1. Check the flu for nests, animals or leaves.
  2. Check the chimney. Use a flashlight and mirror to look up to the open damper.
  3. If you see blockages of any kind you’ll have to call a professional chimney sweep.
  4. Repair cracks in the chimney, firebox or hearth--making sure you use the proper materials. Click here for tips and DIY advice.
Once you’ve inspected your chimney, it’s time to clean it:
  1. Gather your materials: a vacuum, bucket, gloves, two cloths, mild dish soap, stiff-bristled brush, table salt, and water.
  2. Vacuum the soot from inside the chimney.
  3. Mix one ounce of soap with one ounce of table salt in just enough water in a bucket to make the mixture creamy.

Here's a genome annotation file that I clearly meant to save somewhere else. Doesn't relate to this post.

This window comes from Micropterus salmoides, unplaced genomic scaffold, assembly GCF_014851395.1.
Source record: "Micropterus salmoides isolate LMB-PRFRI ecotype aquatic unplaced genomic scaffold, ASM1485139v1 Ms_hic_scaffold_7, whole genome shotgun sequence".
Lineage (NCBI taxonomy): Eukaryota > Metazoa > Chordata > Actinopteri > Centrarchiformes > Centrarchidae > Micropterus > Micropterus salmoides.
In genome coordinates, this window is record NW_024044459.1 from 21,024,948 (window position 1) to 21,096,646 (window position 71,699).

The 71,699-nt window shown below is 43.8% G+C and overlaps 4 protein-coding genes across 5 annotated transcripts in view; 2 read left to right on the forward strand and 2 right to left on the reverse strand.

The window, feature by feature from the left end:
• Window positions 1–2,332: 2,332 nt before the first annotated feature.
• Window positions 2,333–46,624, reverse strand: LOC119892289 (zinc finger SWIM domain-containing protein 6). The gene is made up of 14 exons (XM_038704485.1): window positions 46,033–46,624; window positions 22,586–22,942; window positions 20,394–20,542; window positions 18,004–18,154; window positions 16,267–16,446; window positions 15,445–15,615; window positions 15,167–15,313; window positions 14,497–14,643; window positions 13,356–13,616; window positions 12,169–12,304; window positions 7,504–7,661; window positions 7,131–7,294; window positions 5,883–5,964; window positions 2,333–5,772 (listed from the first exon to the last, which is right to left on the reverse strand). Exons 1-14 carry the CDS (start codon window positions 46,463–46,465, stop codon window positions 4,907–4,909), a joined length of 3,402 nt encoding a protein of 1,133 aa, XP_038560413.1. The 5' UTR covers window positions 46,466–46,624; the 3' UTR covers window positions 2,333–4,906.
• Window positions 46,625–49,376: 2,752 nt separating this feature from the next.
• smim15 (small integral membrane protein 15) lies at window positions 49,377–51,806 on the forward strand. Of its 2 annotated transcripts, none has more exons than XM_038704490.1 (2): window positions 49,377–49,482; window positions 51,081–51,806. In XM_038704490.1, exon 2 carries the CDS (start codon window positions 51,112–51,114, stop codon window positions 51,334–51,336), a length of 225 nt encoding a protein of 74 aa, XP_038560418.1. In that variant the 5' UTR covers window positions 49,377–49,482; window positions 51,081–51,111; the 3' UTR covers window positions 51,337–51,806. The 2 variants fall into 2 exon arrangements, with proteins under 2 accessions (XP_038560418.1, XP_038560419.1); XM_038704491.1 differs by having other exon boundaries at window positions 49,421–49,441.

4. Thoroughly rub it into the brick with a cloth (wearing gloves if you so choose).
  5. Allow it to dry for at least ten minutes. Then use the stiff-bristled brush to remove the residue and scum from the bricks. Repeat if necessary until your fireplace is “shiny” and clean!
  6. Take another wet cloth and wipe away any leftover soap scum or residue.
Now, stock up on wood before it gets too cold.  Buy a full face cord or a half face cord of firewood to last you a full winter (or two).  Remember to purchase only local wood to prevent spreading invasive species.  Choose hardwood like walnut and maple for a clean, longer and hotter burn. Then sit back and enjoy your warm fires in your clean, safe fireplace! Talk to us:  What month do you usually light the first fire?  

As an essential business, Greenhouse Eco-Cleaning is continuing to serve our customers during the COVID-19 emergency. Learn about the steps we’ve taken to protect our customers and employees and our Coronavirus Cleaning and Disinfection Services that can provide extra peace of mind during these challenging times.